Arbitration vs. Court: The Best Choice for Low-Value Disputes


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When faced with a low-value commercial dispute, such as those under $250,000, choosing the right resolution method is crucial. The traditional court system, while thorough, can be both time-consuming and costly. Arbitration, particularly under the Arbitration Victoria Rules, often provides a more efficient and cost-effective alternative. Let's explore why arbitration might be the better option for resolving these disputes.

The Time Factor: Efficient Dispute Resolution

Consider the typical timeline of a court case. Filing a claim in the County Court can lead to a trial date more than a year away, causing prolonged business disruptions and ongoing stress. In contrast, arbitration aims to resolve disputes much faster.

In 2023, a $143,000 dispute commenced in the County Court was resolved instead through arbitration in just six months, even with a three-month delay requested by the parties. Had this case proceeded in the County Court, it would have taken at least 13 months to reach trial. The expedited nature of arbitration means disputes are settled more quickly, allowing businesses to return to normal operations sooner.

Cost Comparison: Significant Savings

The financial aspect of dispute resolution cannot be overlooked. Here’s a comparison of estimated costs in the 2023 dispute, which was commenced in the County Court but determined, by consent, by arbitration:

Court Costs:

•    Filing and trial fees in the County Court: approximately $6,888.
•    Legal costs for a 3-day trial: around $34,000 per party.
•    Preparation of witness outlines: about $8,333.

Arbitration Costs:

•    Arbitrator’s fees (capped at 10% of the disputed amount): roughly $14,300.
•    Legal costs for a one-day hearing: about $14,000 per party.
•    Preparation of witness statements: approximately $12,500.

Total Costs:

•    Litigation: $83,220.90
•    Arbitration: $54,800

In this real-life example, arbitration was significantly cheaper than litigation, primarily due to the shorter duration of the process. Reducing the time spent on legal proceedings directly translates to lower costs, offering substantial savings.

Business Continuity: Minimal Disruption

Lengthy legal battles can disrupt business operations, affecting productivity and focus. Arbitration's quicker resolution process, under the Arbitration Victoria Rules, means less disruption to your business activities. This allows management and employees to concentrate on core business functions without the ongoing distraction of a prolonged dispute.

The Finality of Arbitration: Certainty and Closure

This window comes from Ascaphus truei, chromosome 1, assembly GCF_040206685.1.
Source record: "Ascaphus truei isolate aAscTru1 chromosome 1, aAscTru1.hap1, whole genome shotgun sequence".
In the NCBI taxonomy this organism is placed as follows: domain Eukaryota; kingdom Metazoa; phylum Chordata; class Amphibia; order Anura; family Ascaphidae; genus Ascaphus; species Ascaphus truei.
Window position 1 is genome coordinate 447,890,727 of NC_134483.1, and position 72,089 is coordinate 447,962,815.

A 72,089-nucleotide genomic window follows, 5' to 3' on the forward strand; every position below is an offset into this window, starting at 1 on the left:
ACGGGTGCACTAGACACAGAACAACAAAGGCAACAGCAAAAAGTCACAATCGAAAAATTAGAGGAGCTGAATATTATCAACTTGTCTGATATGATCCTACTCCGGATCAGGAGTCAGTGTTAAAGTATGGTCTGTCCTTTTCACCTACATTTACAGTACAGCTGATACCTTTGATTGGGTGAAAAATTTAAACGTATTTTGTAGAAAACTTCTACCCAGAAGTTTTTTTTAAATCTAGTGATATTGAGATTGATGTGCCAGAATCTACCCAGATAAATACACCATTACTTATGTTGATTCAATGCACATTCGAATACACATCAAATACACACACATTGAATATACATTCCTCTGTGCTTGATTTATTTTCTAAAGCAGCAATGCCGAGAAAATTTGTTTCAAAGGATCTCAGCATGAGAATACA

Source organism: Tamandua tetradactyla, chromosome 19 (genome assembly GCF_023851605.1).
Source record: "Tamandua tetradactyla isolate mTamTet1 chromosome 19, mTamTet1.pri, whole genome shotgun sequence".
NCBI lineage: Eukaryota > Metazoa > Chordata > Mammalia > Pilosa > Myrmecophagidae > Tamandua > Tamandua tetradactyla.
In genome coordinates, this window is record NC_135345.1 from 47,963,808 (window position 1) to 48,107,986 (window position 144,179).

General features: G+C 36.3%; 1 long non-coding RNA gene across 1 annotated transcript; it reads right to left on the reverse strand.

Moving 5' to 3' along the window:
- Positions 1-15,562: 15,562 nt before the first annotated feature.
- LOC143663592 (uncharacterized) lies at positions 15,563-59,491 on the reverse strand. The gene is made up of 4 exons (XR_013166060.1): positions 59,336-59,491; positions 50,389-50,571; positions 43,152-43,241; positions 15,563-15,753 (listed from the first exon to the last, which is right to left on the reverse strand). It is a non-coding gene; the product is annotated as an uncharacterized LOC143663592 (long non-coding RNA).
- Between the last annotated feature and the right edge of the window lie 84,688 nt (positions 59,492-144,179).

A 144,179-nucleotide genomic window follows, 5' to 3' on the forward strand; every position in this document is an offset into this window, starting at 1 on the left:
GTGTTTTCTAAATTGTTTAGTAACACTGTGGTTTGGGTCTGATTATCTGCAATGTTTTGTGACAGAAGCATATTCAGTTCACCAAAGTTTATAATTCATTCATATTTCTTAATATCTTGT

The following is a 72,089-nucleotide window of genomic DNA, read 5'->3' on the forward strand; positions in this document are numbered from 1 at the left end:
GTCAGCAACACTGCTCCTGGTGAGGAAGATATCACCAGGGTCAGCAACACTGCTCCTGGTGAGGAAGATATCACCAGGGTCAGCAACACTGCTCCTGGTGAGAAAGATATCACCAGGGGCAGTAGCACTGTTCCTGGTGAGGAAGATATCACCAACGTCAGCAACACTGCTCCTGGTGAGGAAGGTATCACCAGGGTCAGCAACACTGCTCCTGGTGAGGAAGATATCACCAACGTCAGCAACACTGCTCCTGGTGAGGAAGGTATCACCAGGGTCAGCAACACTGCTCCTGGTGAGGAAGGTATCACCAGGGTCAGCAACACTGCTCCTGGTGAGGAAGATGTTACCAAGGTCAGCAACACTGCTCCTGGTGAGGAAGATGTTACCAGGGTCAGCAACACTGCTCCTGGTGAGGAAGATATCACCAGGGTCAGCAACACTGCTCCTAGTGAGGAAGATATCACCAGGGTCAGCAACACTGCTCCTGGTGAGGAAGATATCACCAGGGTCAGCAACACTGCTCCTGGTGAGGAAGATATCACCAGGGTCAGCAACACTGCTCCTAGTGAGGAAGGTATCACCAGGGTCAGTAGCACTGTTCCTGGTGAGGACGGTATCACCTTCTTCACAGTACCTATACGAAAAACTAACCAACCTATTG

A key advantage of arbitration is the finality of an arbitral award. Arbitration awards are typically final and binding, providing parties with certainty and closure. Unlike court rulings, which can be subject to multiple appeals, arbitration offers a definitive end to the dispute, enabling businesses to move forward with confidence.  In addition, arbitration awards are easily enforceable in court.


While the County Court of Victoria is well-regarded for handling commercial disputes, litigants often face delays due to the Court having a heavy caseload. Arbitration, particularly under the Arbitration Victoria Rules, offers a faster and more cost-effective alternative for low-value disputes. The streamlined process not only saves time and money but also minimizes business disruption and provides a sense of certainty and closure.

For low-value commercial disputes, arbitration is a compelling option. It’s a smart choice that offers efficiency, cost savings, and finality.

Authors: Robert Heath KC and Adam Rollnik

To explore how arbitration can benefit your business, visit Arbitration Victoria and discover more about the arbitration process and its advantages.

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Robert Heath KC 

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Adam Rollnik

Robert has acted in a wide range of commercial disputes including arbitrations.  He has extensive experience working on heavy and complex cases as part of a team made up of solicitors and other counsel.  He is an experienced trial advocate. Robert is briefed regularly to give advice (in conference and in writing).  He also takes appointments as a mediator and as an arbitrator. In recent years, Robert has obtained significant experience in different areas including infrastructure disputes, class actions and professional negligence matters.  

Adam is a Fellow of the Chartered Institute of Arbitrators and has particular expertise in contractual disputes, real property law, commercial arbitration (international and domestic), building and construction (including security of payment), large infrastructure disputes, owners corporations, commercial leasing, franchising, contract of employment and insurance.